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WASHINGTON — In coordination with Newsal Human Trafficking Awareness month, Truckers Against Trafficking (TAT) unveiled its 2019 Everyday Heroes Kenworth T680 at a news conference held recently at the Newsal Mall.
On a brisk and snow-covered day in Washington, 50 members of the national media and sponsors of the Everyday Heroes Kenworth T680 turned out for a chance to listen to speakers, get a first-hand look at the special TAT Kenworth T680, and take a look inside the Freedom Drivers Project, a mobile display featuring a video and artifacts from human trafficking survivors.
Featured speakers explained the importance of stopping human trafficking and the need to continue to raise awareness about the crime.
The speakers included Kendis Paris, Truckers Against Trafficking executive director and co-founder; Kevin Baney, Kenworth assistant general manager of sales and marketing; Don Blake, new truck sales manager, Inland Kenworth-Phoenix; Rep. Andy Biggs, R-Ariz.; Karl Racine, district of columbia attorney general; and John McKown, UPS driver and TAT ambassador.
“The press conference was held to help raise awareness for human trafficking, and we accomplished that goal through our Everyday Heroes Kenworth T680 and the Freedom Drivers Project,” said Inland Kenworth’s Don Blake, who serves as a TAT board member. “There was even a local driver who passed by and decided to pull his rig over to check out our special truck. He was inspired after learning about the program, and wants to become TAT trained and to encourage others at his company to do so as well.”
Those in attendance had the opportunity to look through the Freedom Drivers Project.
“One woman told me that the Freedom Drivers Project was incredible, but the only thing missing was a box of tissues,” Blake. said “As sad as it is to walk through the exhibit, it really does portray how terrible the crime of human trafficking is today. Hopefully, with the help of TAT trained members, we may one day bring an end to this crime.”
Fighting human trafficking takes money to fund, and that is why the 2019 Everyday Heroes truck was built – as a fundraiser to offset TAT program costs. The Kenworth T680, valued at $162,000 will be auctioned off live on Ritchie Bros., site in Phoenix on May 17.
“Human trafficking is one of the greatest human rights violations of our time and it is going to take every sector, both public and private, and every individual no matter their profession, playing a role in helping to bring freedom,” Paris said. “This Everyday Heroes truck stands as a symbol that the American trucking industry is dedicated to doing just that.”
According to TAT, 2,250 calls have been made to the national hotline by truckers which have helped identify over 1,100 victims of human trafficking, many of whom are kids.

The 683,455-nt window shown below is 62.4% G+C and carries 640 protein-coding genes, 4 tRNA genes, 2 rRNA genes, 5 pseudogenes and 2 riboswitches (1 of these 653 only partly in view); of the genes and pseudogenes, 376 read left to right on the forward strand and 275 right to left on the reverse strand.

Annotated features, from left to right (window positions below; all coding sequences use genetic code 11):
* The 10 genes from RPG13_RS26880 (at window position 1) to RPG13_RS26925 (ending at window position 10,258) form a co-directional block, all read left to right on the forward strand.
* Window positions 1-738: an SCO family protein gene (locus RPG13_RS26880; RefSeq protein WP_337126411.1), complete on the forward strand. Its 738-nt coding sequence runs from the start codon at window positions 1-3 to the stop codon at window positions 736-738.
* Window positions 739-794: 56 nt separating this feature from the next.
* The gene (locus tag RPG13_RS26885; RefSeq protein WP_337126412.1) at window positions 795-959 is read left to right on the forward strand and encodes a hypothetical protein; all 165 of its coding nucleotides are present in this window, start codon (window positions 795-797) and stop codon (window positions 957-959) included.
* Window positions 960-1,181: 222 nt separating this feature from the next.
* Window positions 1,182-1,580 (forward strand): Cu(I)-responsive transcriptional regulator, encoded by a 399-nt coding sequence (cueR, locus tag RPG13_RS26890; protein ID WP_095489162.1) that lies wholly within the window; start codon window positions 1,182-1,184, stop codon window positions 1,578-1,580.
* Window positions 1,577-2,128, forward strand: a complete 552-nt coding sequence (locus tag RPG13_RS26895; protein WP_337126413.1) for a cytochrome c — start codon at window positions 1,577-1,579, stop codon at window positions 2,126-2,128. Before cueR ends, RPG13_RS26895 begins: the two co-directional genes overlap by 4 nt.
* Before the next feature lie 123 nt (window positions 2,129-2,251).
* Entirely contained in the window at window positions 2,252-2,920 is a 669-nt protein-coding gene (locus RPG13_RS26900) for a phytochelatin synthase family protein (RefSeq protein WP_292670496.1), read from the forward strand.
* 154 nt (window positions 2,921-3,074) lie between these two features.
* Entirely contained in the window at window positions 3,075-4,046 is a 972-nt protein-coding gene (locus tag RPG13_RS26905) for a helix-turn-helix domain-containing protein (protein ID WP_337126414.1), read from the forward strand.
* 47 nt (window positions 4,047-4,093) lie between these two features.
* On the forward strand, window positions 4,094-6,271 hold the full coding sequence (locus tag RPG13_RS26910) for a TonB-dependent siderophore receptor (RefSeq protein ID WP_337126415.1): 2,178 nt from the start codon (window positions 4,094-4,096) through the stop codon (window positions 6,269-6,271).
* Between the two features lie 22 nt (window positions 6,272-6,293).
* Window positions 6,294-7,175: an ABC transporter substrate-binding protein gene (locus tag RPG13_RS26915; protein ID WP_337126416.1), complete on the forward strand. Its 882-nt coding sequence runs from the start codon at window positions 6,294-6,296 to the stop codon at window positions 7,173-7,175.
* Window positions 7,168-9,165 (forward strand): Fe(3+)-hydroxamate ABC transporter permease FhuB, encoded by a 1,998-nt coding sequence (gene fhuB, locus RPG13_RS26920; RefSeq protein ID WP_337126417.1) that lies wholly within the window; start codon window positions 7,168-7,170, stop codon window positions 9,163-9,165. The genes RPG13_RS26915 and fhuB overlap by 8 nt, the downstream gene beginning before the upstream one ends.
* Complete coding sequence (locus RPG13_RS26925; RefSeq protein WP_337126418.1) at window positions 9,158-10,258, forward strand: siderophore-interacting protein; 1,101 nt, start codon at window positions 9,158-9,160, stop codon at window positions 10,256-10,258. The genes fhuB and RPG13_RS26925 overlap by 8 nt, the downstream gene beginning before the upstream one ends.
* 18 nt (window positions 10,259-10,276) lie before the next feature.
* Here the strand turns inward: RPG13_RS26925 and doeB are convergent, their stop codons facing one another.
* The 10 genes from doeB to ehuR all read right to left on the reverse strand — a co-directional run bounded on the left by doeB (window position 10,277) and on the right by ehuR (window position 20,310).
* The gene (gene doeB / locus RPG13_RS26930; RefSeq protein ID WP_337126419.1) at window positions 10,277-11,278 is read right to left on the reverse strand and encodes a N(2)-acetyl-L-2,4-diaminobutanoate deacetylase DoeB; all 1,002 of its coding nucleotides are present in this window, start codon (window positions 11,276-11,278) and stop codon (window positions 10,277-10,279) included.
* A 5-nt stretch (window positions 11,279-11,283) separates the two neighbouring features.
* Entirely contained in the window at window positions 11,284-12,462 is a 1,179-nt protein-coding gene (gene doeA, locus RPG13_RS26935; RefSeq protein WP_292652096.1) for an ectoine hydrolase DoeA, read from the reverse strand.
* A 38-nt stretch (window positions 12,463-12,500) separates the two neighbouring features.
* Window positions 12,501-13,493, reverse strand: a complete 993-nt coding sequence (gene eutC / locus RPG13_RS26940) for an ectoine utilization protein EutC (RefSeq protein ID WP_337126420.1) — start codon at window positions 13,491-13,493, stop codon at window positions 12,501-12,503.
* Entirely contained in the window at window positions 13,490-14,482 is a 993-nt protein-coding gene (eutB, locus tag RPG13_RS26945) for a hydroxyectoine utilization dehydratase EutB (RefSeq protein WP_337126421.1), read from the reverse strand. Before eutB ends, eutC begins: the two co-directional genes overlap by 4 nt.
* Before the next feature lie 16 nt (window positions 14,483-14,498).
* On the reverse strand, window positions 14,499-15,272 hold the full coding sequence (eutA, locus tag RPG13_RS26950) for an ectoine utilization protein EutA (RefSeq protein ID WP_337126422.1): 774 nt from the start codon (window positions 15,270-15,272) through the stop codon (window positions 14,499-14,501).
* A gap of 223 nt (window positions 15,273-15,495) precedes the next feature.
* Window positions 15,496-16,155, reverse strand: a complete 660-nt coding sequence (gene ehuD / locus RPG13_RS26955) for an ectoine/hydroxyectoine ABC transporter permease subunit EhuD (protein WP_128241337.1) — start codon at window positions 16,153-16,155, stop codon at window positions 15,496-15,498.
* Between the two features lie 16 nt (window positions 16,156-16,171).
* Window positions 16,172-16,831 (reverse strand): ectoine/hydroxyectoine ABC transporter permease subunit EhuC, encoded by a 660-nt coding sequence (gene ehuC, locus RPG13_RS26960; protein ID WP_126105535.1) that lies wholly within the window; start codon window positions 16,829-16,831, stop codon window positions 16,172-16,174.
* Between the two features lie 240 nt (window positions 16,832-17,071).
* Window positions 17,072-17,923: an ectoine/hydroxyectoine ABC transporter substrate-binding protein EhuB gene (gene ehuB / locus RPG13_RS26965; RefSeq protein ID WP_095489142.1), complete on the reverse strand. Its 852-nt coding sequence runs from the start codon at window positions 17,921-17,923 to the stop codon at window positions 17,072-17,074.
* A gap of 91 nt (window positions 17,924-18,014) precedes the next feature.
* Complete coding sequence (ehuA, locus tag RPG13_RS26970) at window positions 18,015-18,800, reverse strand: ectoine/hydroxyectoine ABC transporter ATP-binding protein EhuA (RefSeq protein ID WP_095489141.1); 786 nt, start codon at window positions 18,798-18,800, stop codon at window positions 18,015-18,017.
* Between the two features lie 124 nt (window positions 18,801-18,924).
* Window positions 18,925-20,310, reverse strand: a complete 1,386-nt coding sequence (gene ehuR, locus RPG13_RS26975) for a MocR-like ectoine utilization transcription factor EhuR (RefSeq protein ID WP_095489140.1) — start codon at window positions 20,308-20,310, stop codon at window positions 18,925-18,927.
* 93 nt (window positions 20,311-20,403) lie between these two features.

“At the office of attorney general, we see kids every day and sadly we see kids who are victims of human trafficking,” Racine said. “One of the earlier speakers spoke of the need to curtail trafficking by ending demand. The only way we can do that is if we enlist more eyes and ears on the roads, at the hotel, and at the transportation sites throughout this country.”
The unveiling of the Everyday Heroes trucks kicks off a four-month tour with stops at Kenworth’s Chillicothe, Ohio, plant (February 21-22), the American Trucking Associations Technology and Maintenance Council annual meeting in Atlanta (March 18-21), and the Mid-America Trucking show in Louisville, Kentucky (March 28-30), before making its final stop at Richie Bros.
The special Kenworth T680 is fully loaded with a 76-inch sleeper, 485-hp PACCAR MX-13 engine, and PACCAR 12-speed automated transmission.
“Kenworth is honored to be involved in the auction to help maximize the value, create demand and generate top dollar for the Everyday Heroes truck to benefit this worthy cause,” Baney said. “Helping drivers understand human trafficking and knowing what they can do to help is an extension of our message, and it’s an essential part of our mission to make this a better world.”
Since its founding in 2009, over 680,000 people have become TAT educated and trained. With over 3.5 million truck drivers in the U.S. alone, drivers are considered the eyes and ears of the road. Drivers like John McKown, who is TAT trained and a driver for UPS, is one of those drivers looking to make a difference.
“I’m a fighter against human trafficking. This is where it gets tough because I’m a dad, a grandpa, an uncle, and a great uncle. But, more importantly, I’m in this fight to bring awareness to this horrible crime and someday, somehow make a difference in someone’s life,” McKown said.
The Everyday Heroes Kenworth T680 is designed to raise awareness for human trafficking, and encourage other drivers on the road to report suspicious activity to the Newsal Human Trafficking Hotline at 888-373-7888.
More information is available on the TAT website at .